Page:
This course surveys the history of the Jews throughout the world from c. 300 C.E. to the present. The first half will examine interactions between Jews and Christian and Muslim cultures, the evolution of Jewish social organization, and the development of Judaism and Jewish thought up to approximately 1700. The second half will examine how modernity generated radically new varieties of Jewish religious and political life but also transformed traditional anti-Judaism into a virulent anti-Semitism.

Credits

3

AREA I Information Literacy (3 credits)

Course Description

Introduction to computer and Internet technologies for school research and writing. Provides a overview of data, electronic information and files and methods of organizing information. Includes strategies for using a variety of electronic resources emphasizing technological skills and critical thinking abilities as well as understanding the changing nature of information resources, computer and Internet ethics and security.

Credits

3

Course Description

This course is a computer literacy course designed to familiarize the learner with a variety of computer tools and computer concepts with emphasis on utilizing basic operating and software programs. The course provides an introduction to the use of computers, common software programs and peripherals. Students are instructed in a variety of areas to include the use of software applications in word processors, spreadsheets, databases, presentations, and the Internet.

Credits

3

Elective Courses (Please choose 5 elective courses) (15 credits)

Course Description

This course focuses on ways of critiquing media messages, inquiry into media messages, skills for becoming critical media consumer; students will learn how to analyze and evaluate different forms of media such as television, internet websites, newspapers, radio, magazines, video games, and films.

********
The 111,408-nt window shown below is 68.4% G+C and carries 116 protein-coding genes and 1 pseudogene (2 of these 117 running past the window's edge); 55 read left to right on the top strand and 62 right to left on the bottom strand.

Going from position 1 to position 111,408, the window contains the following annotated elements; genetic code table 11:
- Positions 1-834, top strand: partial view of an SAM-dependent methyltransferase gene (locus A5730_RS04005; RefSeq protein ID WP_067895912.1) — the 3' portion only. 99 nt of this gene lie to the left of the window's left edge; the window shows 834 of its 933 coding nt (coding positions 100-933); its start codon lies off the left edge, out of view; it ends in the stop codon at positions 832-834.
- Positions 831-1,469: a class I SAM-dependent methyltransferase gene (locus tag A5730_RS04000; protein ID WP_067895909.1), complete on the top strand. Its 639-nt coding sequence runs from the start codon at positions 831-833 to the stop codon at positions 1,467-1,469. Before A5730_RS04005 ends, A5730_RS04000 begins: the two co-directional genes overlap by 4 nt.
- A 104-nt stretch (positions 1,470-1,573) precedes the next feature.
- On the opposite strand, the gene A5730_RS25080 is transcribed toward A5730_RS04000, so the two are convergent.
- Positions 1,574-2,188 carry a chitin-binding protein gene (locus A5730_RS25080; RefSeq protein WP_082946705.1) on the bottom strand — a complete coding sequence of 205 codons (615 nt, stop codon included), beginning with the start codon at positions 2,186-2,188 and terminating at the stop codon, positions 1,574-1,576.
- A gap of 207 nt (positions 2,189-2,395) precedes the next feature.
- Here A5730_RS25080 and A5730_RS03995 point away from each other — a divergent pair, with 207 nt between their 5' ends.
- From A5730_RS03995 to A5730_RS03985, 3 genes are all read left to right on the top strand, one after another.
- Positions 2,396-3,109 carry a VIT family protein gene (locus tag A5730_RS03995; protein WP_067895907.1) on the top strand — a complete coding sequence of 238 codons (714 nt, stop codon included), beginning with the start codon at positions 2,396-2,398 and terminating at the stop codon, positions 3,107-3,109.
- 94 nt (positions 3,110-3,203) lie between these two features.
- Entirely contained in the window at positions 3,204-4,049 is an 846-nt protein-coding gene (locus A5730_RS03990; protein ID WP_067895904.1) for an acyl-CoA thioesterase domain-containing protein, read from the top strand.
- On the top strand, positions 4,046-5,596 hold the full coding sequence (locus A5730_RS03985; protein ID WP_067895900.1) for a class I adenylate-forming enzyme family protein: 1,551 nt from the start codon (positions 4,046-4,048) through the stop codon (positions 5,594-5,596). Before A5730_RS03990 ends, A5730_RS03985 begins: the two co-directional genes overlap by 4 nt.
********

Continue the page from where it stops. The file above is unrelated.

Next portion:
Credits

3

Course Description

This course deals with studying of selected musical traditions from around the world; it places emphasis on how music functions as part of the daily life in particular societies, familiarity with other cultures, values, and traditions, and gaining a better aesthetic appreciation of music from diverse societies and cultures. It explores the different ways music is shaped by the cultural settings in which it is performed, the impact of globalization, the music ideas that are common to all cultures, and the role music plays in the life of different societies.

Credits

3

Course Description

This course provides an overview of the military as a profession. Students explore both ethics and values in the military. Additional topics include principles of military leadership, the Law of War, counterinsurgency, and Civil-Military Relations.